Moms--You are setting the standard for your daughter's body image - be careful what messages you are sending
Client: I don't need corporate America to tell me when to buy flowers for my wife. That is manipulative and I'm not buying into it.
Me: I can see your point. When was the last time that you bought flowers for your wife?
Client: Last Valentine's Day. I bought into their scheme.
Me: So you didn't get her flowers at any other time during the year?
Me: and your wife loves getting flowers.
Me: Well it sounds like you might need a push from the Valentine's Day corporation to get flowers to your wife.
Client, thinking it over....considering....: ah hell doc, do you think Giant has sold out of roses by now?
Me: I think you can probably figure something out.
n the spirit of Valentine’s Day and a more heightened awareness of romance; I thought that a few words on this elusive concept would be appropriate.
So, here are 5 thoughts on romance
First, let me note how exceptional the person is who seeks counseling. It can be a daunting and frightening thing to do and above all the amazing qualities my clients possess - it is their courage in making that first appointment and coming into my office that I admire most. Knowing, both personally and professionally, how difficult it can be to initiate therapy, I wanted to give a few ideas about how to find a good match in a therapist. This list is by no means complete, but I feel that it is a good start when entering into a therapeutic relationship.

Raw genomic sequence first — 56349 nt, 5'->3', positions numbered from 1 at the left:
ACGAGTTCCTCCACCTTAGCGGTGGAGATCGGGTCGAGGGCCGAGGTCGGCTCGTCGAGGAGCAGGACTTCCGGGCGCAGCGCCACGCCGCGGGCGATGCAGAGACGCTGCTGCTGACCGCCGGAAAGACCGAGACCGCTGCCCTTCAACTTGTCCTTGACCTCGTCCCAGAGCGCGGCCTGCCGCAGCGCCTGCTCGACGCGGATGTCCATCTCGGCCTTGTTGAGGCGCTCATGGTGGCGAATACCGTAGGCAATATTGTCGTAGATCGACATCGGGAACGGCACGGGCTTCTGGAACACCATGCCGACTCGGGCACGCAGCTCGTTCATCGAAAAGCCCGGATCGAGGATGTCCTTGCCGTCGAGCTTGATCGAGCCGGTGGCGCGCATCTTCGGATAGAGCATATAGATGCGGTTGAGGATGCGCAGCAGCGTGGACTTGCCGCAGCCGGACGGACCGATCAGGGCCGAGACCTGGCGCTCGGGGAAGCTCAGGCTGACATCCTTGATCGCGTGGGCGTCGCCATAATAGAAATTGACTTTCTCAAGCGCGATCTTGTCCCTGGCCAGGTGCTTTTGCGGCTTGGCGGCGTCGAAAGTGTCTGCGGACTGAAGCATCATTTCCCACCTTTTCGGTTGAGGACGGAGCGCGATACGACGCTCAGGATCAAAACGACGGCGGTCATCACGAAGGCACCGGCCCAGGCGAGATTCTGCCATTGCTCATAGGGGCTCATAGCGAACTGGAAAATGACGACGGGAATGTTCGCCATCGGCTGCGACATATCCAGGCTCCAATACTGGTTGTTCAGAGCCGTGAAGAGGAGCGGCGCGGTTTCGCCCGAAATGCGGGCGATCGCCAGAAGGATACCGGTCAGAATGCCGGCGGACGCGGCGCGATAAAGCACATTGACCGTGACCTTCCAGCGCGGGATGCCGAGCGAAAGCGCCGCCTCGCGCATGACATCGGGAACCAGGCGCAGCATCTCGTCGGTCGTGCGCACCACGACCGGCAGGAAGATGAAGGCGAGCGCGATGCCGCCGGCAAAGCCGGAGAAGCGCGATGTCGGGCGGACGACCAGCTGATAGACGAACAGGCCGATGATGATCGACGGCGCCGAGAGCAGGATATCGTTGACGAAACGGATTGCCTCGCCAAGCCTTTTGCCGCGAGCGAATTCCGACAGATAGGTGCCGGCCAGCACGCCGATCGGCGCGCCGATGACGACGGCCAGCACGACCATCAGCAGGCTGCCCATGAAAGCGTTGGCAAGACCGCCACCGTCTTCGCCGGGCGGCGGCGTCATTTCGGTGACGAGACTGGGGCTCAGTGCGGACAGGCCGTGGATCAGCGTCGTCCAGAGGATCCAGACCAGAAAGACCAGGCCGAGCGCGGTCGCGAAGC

The Initial Preparations:
Identify your needs: It is important to be able to first identify what you are looking for in therapy. To do that, here are a few questions to consider when looking at what you want to gain from therapy.
It is good to consider if there are particular attributes you would like in your therapist. Some people feel more comfortable talking to one gender over the other. Some would like their therapist to share their same religious views or at least be able to converse about religion and/or spirituality. Some are looking for a particular therapeutic technique or approach. Cost, location and availability are also important considerations.
The Office Space:
There are a few things to keep in mind when you arrive at your appointment - do you feel safe in the neighborhood? Is the waiting area neat and orderly? Is the clinician's office comfortable? I check out the books on the shelves to see where their interests are -- I like to see up-to-date psychology journals or a few newer looking books in the office--this makes me feel that they are invested in continuing to build on their skills and keep abreast of changes in the field.
THE IMPORTANT STUFF
1. The RELATIONSHIP between client and therapist
If you look at all the research on what makes therapy effective it all points to the quality of the therapeutic relationship. More than technique or style. More than any therapist attributes. More than cost of treatment or years in practice. This is what makes therapy work or not. The connection you feel with your clinician will be the most important aspect in treatment. Here are some statements that should resonate with you regarding your therapist.
Fallibility: Alas, therapists are not perfect. We mess up. We misread things, we have bad days, we get distracted, we have 'stuff' like anyone else and sometimes we don't do our jobs as well as we can or should. Your therapist may fall victim to being human and it may impact your relationship. That is a good thing! Trust me, having a therapist that messes up can be amazing because you get to practice 'working through the rupture.' You get a chance to talk about the mess-up, how it felt and what you need and how to move forward. So, I invite you to give your very human therapist a chance to make things better -- a good therapist is open to their own humanity and should willingly step into an open conversation about where things went wrong and how it impacted your relationship.